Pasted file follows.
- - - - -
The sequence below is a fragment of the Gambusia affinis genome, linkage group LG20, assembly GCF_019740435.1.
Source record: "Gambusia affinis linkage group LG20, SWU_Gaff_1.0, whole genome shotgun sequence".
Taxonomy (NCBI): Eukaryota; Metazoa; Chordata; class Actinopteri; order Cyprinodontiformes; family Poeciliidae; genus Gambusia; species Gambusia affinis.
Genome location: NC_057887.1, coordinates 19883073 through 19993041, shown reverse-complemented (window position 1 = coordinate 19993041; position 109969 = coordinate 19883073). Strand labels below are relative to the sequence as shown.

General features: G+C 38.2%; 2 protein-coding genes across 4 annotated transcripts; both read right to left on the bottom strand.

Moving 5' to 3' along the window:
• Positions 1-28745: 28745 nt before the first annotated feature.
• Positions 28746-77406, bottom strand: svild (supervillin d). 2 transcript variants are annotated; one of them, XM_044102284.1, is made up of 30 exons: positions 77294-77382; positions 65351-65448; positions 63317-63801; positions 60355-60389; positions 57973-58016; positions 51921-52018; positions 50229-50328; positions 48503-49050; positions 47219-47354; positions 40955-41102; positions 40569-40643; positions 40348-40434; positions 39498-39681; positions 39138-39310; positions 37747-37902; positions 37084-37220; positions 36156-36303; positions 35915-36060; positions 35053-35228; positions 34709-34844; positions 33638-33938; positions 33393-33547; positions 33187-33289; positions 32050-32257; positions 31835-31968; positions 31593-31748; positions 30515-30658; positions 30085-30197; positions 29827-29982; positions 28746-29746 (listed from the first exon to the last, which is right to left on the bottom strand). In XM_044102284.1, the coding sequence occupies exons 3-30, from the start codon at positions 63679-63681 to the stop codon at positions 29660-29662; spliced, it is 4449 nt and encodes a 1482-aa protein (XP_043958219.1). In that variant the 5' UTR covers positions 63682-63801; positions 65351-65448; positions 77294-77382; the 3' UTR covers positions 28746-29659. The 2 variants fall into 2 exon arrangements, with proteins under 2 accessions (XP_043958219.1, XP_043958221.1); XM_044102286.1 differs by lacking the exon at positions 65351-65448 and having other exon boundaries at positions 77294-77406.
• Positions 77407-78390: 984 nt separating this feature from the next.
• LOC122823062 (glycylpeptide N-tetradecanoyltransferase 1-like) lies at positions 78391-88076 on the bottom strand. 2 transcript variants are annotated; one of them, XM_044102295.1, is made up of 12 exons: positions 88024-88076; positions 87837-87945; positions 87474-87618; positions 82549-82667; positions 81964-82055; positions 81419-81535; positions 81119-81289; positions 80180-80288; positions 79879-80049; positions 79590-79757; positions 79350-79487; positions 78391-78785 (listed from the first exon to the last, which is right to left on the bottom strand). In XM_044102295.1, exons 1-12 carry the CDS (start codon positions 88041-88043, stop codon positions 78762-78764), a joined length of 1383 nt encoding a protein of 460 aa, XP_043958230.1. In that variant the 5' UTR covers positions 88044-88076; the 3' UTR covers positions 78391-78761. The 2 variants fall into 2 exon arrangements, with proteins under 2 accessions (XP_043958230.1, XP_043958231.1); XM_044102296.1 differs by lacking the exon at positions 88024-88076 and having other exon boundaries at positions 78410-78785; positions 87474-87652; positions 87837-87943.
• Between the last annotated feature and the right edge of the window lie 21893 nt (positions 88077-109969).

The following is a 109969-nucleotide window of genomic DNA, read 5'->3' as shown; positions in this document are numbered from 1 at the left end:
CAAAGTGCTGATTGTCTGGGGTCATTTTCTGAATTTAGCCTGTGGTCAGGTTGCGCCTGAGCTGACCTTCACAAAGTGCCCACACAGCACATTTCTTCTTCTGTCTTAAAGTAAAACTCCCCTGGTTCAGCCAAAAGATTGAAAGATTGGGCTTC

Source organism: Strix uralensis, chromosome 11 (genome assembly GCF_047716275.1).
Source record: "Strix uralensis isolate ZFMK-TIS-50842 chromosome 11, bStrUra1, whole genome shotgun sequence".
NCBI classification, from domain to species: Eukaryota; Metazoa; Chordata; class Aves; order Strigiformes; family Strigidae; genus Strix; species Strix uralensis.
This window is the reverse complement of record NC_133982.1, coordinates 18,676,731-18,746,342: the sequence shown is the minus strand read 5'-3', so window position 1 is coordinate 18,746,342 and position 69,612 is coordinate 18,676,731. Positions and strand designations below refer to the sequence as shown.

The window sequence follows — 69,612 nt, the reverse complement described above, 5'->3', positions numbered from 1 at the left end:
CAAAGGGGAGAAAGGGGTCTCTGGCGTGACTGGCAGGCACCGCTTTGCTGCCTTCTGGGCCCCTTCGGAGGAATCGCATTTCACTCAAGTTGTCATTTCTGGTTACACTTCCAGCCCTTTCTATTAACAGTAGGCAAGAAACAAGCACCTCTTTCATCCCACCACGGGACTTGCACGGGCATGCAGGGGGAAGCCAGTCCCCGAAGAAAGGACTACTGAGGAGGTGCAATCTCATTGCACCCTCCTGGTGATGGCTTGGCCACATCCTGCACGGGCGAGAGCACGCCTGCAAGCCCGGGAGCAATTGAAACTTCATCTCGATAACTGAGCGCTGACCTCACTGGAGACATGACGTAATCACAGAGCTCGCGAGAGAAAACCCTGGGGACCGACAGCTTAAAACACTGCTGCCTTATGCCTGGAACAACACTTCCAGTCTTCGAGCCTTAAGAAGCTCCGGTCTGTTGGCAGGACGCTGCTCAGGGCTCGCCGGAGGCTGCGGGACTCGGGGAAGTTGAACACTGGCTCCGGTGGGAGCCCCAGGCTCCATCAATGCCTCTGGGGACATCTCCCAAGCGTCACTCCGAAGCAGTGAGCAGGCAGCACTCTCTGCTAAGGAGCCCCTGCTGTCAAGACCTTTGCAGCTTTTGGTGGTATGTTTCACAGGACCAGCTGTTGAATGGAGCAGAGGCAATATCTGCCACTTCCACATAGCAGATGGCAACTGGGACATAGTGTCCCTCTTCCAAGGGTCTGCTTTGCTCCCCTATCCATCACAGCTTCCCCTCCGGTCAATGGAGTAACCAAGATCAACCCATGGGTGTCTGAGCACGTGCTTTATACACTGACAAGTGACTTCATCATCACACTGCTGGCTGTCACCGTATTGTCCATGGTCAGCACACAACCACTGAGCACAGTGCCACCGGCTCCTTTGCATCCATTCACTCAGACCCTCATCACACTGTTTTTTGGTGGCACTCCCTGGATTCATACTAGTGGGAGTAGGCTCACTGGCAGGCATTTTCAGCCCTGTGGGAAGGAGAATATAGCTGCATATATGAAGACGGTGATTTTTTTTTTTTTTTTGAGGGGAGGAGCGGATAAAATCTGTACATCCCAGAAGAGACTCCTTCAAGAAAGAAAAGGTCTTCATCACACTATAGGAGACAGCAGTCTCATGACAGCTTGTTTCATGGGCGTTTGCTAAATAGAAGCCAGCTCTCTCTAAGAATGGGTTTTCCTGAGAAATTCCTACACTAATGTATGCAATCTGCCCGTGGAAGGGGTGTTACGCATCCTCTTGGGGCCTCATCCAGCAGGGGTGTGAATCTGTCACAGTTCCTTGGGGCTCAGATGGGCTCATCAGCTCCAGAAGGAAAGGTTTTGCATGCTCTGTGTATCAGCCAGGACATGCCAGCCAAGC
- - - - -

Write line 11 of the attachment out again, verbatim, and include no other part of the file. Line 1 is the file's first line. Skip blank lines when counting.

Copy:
• Between the last annotated feature and the right edge of the window lie 21893 nt (positions 88077-109969).